Once inside, Xena stopped as Gabrielle followed her and pointed to the large door next to the staircase. Gabrielle kept a studying arm around the waist of the warrior as she staggered slightly towards the room. The bard moved forward and opened the door into a clean, cheerful interior. There was a large bed to one side, a stone fireplace and small table. Moving the warrior forward, Gabrielle was able to help her lie on the bed. She placed the sword on the floor next to Xena and turned to start pulling off the warriorís boots.
"Please Gabrielle. Itís okay. Can you take care of Argo?" the warrior pleaded.
"No problem. But you first. Iíll get our packs and be right back."
"Gabrielle," the warrior whispered.
"Yes, what is it?"
"You should knowÖ.no more lies or omissions between us. Just the truth, okay?"
Gabrielle turned and knelt next to the bed bringing her sea green eyes level with the warriorís blue. The nagging fear that clawed at her stomach since they had left the Kingdom of Chin returned in an instant. She grabbed the warriorís hand and held it tightly ignoring the dried blood. "Agreed, no more lies."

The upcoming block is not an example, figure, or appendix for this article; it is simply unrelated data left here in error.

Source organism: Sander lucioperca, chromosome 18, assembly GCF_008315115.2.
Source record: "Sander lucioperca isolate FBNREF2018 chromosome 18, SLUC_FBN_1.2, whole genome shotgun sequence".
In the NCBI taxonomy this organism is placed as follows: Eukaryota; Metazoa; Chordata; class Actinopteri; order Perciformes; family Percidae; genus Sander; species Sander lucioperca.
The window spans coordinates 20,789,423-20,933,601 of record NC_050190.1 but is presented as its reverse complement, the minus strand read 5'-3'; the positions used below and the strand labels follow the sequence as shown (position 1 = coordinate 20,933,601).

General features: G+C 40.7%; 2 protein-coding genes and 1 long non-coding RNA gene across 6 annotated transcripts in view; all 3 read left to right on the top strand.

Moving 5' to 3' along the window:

"This place, I did terrible things hereÖ..too horrible to describe." Xenaís deep voice grew softer with regret. "The villagers will demand justice and they should have it. When the time comes, leave. Ride Argo back to Greece or where ever you want to go. Do what you must. Just leave."
Gabrielleís eyes widened as she looked with astonishment at her best friend. "Why should I leave?" Suddenly, she realized Xena was warning her of pending doom. "You wonít fight them or try to escape, will you?"
"Than I will. Xena, I wonít give you up and by the gods I wonít allow you to give in."
"Please donít, Gabrielle." The warrior gently intertwined her fingers with the bardís and looked softly at her. Her once piecing eyes now only held pain and weariness. The grating cough overcame the warrior once again. As the bard held Xena until it passed, a slow trickle of blood again flowed down the corner of her mouth.
"No more talk now, Xena. Funny I should be the one to say that. Stay put. Iíll get our packs and get you settled. Then Iíll take care of Argo. I promise." As she finished the sentence, Gabrielle jumped up and rapidly walked out the door before Xena could protest. She quickly brought their possessions back into the small room and gave the water skin to her friend with the no-nonsense command to "drink". While Xena did as she was bidden, Gabrielle piled wood into the fireplace and soon had a cheery fire burning. She then put some water to heat in a pot.